By now, the Sal­sa craze seems to have hit every city, with clubs and dance stu­dios pop­ping every­where. Pop­u­lar tele­vi­sion shows such as So You Think You Can Dance and Danc­ing With the Stars have sparked inter­est in an entire­ly new audi­ence that, oth­er­wise, would nev­er have tak­en any kind of part­ner dance class. It just proves that we all have a dancer with­in wait­ing to come out.

“What if I have absolute­ly zero dance expe­ri­ence?” you may be ask­ing. Then Sal­sa is per­fect for you. Peo­ple of all ages and back­grounds, male and female, are tak­ing class­es to learn to dance Sal­sa. And mas­ter­ing Sal­sa dance steps is not as dif­fi­cult as you may think. The impor­tant thing to remem­ber when danc­ing Sal­sa is that it’s not just steps, it is a feel­ing. The word “Sal­sa,” the Span­ish word for sauce, was orig­i­nal­ly used to con­vey the hot and spicy “feel­ings” behind the move­ments. Nowa­days, the word “Sal­sa” is rec­og­nized and wide­ly accept­ed as the actu­al form of dance.

Peo­ple learn to dance for many dif­fer­ent rea­sons. Some take dance class­es with seri­ous inten­tions of mas­ter­ing the art form. Oth­ers take dance class­es to stay in shape and main­tain a healthy lifestyle. Still oth­ers may join a class for fun or as a way to con­nect with oth­ers. What­ev­er your rea­son for learn­ing to dance, you will be glad you did.

Below are just a few of the ways Sal­sa danc­ing can improve your life:

Let’s be hon­est. Sal­sa danc­ing con­sid­er­ably opens up your pool of poten­tial dat­ing can­di­dates. And you get to be up close-and-per­son­al in the process of get­ting to know oth­ers.
Did some­one say gym? I didn’t think so. Because that is the last thing you will need if you get seri­ous about Sal­sa danc­ing. Your legs, arms, shoul­ders, hips, stom­ach and ankles are being exer­cised all at once for a com­plete body work.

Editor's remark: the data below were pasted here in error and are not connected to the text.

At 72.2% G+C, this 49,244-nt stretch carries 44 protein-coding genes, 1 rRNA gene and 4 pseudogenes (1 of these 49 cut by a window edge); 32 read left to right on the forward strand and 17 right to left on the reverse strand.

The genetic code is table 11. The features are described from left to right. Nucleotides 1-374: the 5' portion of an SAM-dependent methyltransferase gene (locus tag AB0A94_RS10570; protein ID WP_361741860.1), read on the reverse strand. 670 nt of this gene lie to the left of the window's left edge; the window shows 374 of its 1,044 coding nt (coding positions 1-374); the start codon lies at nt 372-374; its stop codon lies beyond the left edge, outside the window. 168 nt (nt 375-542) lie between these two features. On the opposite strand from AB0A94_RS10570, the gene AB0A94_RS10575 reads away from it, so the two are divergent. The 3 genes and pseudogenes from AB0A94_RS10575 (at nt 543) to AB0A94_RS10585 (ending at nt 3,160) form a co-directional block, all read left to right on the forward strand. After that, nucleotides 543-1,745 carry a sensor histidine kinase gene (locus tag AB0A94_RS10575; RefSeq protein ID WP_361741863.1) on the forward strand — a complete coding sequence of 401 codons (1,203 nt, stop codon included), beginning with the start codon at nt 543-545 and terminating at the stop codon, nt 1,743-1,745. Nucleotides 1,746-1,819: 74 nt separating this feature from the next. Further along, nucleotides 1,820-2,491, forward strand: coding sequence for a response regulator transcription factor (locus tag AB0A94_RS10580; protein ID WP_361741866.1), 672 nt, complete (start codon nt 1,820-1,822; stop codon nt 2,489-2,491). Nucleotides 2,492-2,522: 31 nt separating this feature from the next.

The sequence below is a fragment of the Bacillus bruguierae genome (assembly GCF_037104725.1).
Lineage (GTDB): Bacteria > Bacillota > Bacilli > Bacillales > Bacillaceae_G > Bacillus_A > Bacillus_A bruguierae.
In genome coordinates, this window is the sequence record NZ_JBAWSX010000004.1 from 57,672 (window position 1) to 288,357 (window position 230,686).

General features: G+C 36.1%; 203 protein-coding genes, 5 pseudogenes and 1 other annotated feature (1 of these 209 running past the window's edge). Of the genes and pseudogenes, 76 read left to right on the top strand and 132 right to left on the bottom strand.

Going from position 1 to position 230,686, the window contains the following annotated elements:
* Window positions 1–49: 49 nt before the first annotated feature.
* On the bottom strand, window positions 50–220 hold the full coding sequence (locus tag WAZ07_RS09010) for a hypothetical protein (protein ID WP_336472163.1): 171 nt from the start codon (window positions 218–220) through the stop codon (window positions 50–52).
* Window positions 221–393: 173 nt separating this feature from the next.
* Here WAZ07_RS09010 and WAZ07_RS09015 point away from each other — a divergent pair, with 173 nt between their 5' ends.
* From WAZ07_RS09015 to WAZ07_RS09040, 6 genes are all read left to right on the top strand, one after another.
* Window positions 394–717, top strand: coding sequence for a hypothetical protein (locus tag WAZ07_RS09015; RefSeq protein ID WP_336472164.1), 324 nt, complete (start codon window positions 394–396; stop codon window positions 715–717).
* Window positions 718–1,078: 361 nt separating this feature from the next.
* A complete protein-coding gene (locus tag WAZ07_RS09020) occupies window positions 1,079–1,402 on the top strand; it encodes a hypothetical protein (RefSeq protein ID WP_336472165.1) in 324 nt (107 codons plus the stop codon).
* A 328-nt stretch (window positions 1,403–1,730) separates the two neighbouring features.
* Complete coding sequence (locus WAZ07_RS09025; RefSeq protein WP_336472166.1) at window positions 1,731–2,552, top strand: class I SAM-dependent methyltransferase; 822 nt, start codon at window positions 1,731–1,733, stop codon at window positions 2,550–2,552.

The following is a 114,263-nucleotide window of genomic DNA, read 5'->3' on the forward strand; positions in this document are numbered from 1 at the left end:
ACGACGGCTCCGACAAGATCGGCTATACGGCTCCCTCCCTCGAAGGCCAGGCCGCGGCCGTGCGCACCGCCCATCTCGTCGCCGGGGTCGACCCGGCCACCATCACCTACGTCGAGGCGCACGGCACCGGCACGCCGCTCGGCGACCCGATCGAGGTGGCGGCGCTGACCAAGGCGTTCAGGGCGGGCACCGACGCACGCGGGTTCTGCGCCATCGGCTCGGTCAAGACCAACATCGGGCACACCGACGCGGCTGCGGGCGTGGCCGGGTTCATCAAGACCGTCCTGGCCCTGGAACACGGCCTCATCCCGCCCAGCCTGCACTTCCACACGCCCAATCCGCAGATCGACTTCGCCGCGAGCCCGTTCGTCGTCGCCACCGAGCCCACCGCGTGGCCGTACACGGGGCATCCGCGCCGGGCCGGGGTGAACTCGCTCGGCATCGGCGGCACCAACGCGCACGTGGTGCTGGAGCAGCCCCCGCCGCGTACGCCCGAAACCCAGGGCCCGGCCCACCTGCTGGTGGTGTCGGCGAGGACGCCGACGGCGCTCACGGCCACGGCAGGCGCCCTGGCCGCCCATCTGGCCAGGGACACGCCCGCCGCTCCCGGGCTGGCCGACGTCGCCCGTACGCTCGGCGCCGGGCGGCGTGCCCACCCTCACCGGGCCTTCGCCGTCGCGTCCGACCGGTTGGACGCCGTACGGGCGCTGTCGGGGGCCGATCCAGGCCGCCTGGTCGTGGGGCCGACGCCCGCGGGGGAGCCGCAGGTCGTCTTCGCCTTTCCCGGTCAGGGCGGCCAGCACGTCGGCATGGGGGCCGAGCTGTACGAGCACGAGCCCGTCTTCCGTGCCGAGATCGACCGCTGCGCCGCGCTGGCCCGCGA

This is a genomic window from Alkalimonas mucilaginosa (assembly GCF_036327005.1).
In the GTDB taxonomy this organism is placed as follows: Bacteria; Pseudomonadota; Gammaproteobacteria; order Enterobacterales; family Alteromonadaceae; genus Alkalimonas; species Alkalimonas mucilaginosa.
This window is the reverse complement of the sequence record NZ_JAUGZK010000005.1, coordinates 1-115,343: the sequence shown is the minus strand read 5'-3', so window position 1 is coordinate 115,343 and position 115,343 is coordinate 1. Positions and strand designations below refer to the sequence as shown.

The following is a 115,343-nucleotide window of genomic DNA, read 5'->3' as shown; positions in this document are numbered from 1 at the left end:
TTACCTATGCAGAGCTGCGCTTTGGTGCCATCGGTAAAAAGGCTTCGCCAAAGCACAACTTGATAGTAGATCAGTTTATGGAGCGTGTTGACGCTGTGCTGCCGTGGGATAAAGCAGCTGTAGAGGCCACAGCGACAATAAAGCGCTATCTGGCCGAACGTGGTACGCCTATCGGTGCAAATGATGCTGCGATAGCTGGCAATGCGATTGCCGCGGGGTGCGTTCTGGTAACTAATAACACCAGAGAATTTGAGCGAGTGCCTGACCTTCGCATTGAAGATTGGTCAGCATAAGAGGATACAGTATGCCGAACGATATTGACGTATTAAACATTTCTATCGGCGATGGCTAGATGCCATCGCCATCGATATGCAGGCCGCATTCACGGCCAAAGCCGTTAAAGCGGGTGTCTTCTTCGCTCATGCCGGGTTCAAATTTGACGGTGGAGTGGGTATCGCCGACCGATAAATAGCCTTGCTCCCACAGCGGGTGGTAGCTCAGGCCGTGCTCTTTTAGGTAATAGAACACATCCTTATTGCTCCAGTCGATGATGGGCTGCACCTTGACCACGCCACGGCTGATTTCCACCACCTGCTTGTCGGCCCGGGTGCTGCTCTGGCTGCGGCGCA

For­get dat­ing. Sal­sa is sim­ply a great way to meet new friends, net­work and social­ize.
Feel­ing down? Attend­ing a Sal­sa class or going out danc­ing can pick you up and shake you out of a habit­u­al rou­tine. Get ready to feel alive!
Bored? Want to chal­lenge your­self? Sal­sa danc­ing is a great way to learn a new skill, either alone or with a loved one.The Mayo Clin­ic researchers report­ed that social danc­ing helps to:

Reduce stress
Increase ener­gy
Improve strength
Increase coor­di­na­tion­The Nation­al Heart, Lung and Blood Insti­tute says that danc­ing can:

Low­er your risk of coro­nary heart dis­ease
Decrease blood pres­sure
Strength­en the bones of your legs and hips
Helps you release tox­ins via sweat­ing.  A 21-year study pub­lished in the New Eng­land Jour­nal of Med­i­cine found danc­ing can reduce the risk of Alzheimer’s dis­ease and oth­er forms of demen­tia in the elder­ly. The study showed that danc­ing may be a triple ben­e­fit for the brain. Not only does the phys­i­cal aspect of danc­ing increase blood flow to the brain, but also the social aspect of the activ­i­ty leads to less stress, depres­sion and lone­li­ness. Fur­ther, danc­ing requires mem­o­riz­ing steps and work­ing with a part­ner, both of which pro­vide men­tal chal­lenges that are cru­cial for brain health.

The ben­e­fits of learn­ing to dance Sal­sa are end­less. Isn’t it time you gave it a try??

Source by Sheena J Larsen